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Eternal Gardens Memorial Park Corp. vs.

Philippine American Life Insurance Company

FACTS: (Philamlife) entered into an agreement denominated as Creditor Group Life Policy with
petitioner Eternal Gardens Memorial Park Corporation (Eternal). Under the policy, the clients of
Eternal who purchased burial lots from it on installment basis would be insured by Philamlife.
The amount of insurance coverage depended upon the existing balance of the purchased burial
lots. The policy was to be effective for a period of one year, renewable on a yearly basis.
On August 2, 1984, a certain John Chuang died with a balance of 100,000. After more than a
year (April 25, 1986), Philamlife had not furnished Eternal with any reply on its insurance claim
so its demanded its claim
RTC decided in favor of Eternal: It further ruled that due to Philamlifes inaction from the
submission of the requirements of the group insurance to Chuangs death as well as Philamlifes
acceptance of the premiums during the same period, Philamlife was deemed to have approved
Chuangs application. The RTC said that since the contract is a group life insurance, once proof of
death is submitted, payment must follow.
CA reversed RTC: Chuangs application was not enclosed in Eternals letter dated December 29,
1982. It further ruled that the non-accomplishment of the submitted application form violated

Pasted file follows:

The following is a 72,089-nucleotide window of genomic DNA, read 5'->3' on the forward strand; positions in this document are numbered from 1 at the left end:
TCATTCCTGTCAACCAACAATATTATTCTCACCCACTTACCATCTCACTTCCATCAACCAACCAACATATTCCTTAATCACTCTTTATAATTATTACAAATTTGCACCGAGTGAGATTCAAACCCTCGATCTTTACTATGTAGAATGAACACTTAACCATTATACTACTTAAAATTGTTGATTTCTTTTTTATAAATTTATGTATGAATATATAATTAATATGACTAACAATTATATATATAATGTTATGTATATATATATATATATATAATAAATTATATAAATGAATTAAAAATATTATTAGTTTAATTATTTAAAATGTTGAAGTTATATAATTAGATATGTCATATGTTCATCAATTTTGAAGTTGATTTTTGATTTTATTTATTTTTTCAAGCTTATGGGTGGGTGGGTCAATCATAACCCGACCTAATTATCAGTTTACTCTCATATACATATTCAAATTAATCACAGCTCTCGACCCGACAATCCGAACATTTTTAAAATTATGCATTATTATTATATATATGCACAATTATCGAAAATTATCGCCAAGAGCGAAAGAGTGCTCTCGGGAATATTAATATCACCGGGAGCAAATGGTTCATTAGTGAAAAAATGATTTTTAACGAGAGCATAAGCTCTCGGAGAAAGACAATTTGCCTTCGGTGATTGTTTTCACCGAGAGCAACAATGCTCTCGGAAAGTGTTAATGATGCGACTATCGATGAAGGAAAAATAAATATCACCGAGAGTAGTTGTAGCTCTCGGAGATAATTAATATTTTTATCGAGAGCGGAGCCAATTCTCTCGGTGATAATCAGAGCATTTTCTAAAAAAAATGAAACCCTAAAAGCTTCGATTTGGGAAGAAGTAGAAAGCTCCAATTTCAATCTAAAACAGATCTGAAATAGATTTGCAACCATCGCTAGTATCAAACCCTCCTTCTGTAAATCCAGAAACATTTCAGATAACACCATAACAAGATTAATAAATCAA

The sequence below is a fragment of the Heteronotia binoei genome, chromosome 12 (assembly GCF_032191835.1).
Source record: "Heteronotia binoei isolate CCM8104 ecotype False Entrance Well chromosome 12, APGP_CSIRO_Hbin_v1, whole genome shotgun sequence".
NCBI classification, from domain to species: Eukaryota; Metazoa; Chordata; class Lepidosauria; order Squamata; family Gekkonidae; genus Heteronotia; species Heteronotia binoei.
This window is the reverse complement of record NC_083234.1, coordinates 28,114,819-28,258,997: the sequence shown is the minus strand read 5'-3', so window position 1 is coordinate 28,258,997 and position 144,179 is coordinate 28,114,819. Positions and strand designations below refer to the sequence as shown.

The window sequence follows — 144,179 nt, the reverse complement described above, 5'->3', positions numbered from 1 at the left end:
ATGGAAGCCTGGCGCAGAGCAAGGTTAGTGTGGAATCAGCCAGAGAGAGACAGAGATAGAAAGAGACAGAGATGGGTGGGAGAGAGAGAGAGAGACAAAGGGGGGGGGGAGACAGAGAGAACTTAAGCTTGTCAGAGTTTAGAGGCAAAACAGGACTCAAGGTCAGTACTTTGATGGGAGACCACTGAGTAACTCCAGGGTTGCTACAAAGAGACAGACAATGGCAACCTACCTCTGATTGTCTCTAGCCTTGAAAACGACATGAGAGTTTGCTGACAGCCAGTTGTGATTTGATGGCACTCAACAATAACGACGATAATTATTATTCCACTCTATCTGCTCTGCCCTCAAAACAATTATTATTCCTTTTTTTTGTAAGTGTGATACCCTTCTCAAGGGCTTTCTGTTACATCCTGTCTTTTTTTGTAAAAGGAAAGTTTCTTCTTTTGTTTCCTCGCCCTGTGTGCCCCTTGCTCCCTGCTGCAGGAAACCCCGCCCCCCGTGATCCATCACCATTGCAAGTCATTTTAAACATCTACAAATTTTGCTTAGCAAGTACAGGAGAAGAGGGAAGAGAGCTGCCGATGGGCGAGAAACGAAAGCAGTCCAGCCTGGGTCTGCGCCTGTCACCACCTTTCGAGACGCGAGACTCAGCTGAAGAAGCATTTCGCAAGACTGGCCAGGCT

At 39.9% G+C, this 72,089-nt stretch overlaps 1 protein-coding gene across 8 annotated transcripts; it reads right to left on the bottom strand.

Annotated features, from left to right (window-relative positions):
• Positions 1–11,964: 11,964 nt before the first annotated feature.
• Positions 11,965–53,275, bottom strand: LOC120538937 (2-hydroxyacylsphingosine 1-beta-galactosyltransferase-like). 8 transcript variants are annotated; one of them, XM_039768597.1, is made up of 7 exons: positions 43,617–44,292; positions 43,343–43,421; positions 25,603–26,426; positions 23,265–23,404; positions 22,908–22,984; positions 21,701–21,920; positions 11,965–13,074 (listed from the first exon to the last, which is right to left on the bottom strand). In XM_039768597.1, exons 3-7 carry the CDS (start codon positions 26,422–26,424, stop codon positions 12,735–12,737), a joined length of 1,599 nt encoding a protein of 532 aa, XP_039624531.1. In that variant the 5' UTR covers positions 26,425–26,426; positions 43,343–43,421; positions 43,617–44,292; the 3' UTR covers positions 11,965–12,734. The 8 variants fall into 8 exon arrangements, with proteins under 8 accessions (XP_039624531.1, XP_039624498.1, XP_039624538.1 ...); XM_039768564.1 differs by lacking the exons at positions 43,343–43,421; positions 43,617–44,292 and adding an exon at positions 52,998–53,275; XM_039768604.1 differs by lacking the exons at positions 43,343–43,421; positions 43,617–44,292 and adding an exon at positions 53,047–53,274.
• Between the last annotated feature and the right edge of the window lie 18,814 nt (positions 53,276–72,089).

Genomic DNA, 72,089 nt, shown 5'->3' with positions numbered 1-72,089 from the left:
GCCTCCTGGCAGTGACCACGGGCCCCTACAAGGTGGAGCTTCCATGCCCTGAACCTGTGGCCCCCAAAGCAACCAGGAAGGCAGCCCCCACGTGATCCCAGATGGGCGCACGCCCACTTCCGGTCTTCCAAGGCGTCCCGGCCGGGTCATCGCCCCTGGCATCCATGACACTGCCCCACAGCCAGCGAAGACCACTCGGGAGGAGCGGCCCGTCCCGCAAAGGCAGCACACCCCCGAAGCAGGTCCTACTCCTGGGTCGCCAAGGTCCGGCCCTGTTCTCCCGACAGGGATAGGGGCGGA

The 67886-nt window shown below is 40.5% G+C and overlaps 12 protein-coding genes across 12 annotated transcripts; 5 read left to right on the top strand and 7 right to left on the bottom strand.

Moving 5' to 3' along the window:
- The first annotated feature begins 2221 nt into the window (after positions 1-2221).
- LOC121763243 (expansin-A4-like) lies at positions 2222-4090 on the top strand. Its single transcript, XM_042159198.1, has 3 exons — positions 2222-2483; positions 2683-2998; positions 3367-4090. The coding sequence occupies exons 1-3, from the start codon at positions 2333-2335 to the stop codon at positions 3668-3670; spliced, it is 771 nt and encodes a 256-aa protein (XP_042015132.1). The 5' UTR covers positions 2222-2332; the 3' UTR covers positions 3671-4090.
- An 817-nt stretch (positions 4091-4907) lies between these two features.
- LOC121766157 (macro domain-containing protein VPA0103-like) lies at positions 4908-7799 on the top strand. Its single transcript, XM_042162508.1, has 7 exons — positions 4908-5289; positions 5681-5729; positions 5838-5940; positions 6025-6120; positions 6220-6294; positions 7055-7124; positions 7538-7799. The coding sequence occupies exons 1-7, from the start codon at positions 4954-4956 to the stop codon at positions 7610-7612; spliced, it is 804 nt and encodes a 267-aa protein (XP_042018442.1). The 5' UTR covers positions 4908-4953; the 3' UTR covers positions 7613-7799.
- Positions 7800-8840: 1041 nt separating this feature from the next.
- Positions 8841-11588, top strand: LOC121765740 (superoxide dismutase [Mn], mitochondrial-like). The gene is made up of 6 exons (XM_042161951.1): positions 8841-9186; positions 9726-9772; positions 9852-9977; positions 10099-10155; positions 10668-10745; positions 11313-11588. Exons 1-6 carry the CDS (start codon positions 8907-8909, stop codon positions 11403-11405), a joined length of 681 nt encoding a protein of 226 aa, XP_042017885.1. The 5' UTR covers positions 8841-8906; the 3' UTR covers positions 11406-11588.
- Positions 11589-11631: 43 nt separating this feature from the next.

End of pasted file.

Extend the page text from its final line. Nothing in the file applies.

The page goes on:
Section 26 of the Insurance Code. Thus, the CA concluded, there being no application form,
Chuang was not covered by Philamlifes insurance.
ISSUE: WON the inaction of the insurer on the insurance application be considered as approval
of the application?
HELD: YES. Eternal alleged that it provided a copy of the insurance application which was
signed by Chuang himself and executed before his death. Philamlife claims that the evidence
presented by Eternal is insufficient, arguing that Eternal must present evidence showing that
Philamlife received a copy of Chuangs insurance application.
Upon a partys purchase of a memorial lot on installment from Eternal, an insurance contract
covering the lot purchaser is created and the same is effective, valid, and binding until terminated
by Philamlife by disapproving the insurance application
Moreover, the mere inaction of the insurer on the insurance application must not work to
prejudice the insured The termination of the insurance contract by the insurer must be explicit
and unambiguous The fact of the matter is, the letter dated December 29, 1982, which Philamlife
stamped as received, states that the insurance forms for the attached list of burial lot buyers were
attached to the letter. Such stamp of receipt has the effect of acknowledging receipt of the letter
together with the attachments. Such receipt is an admission by Philamlife against its own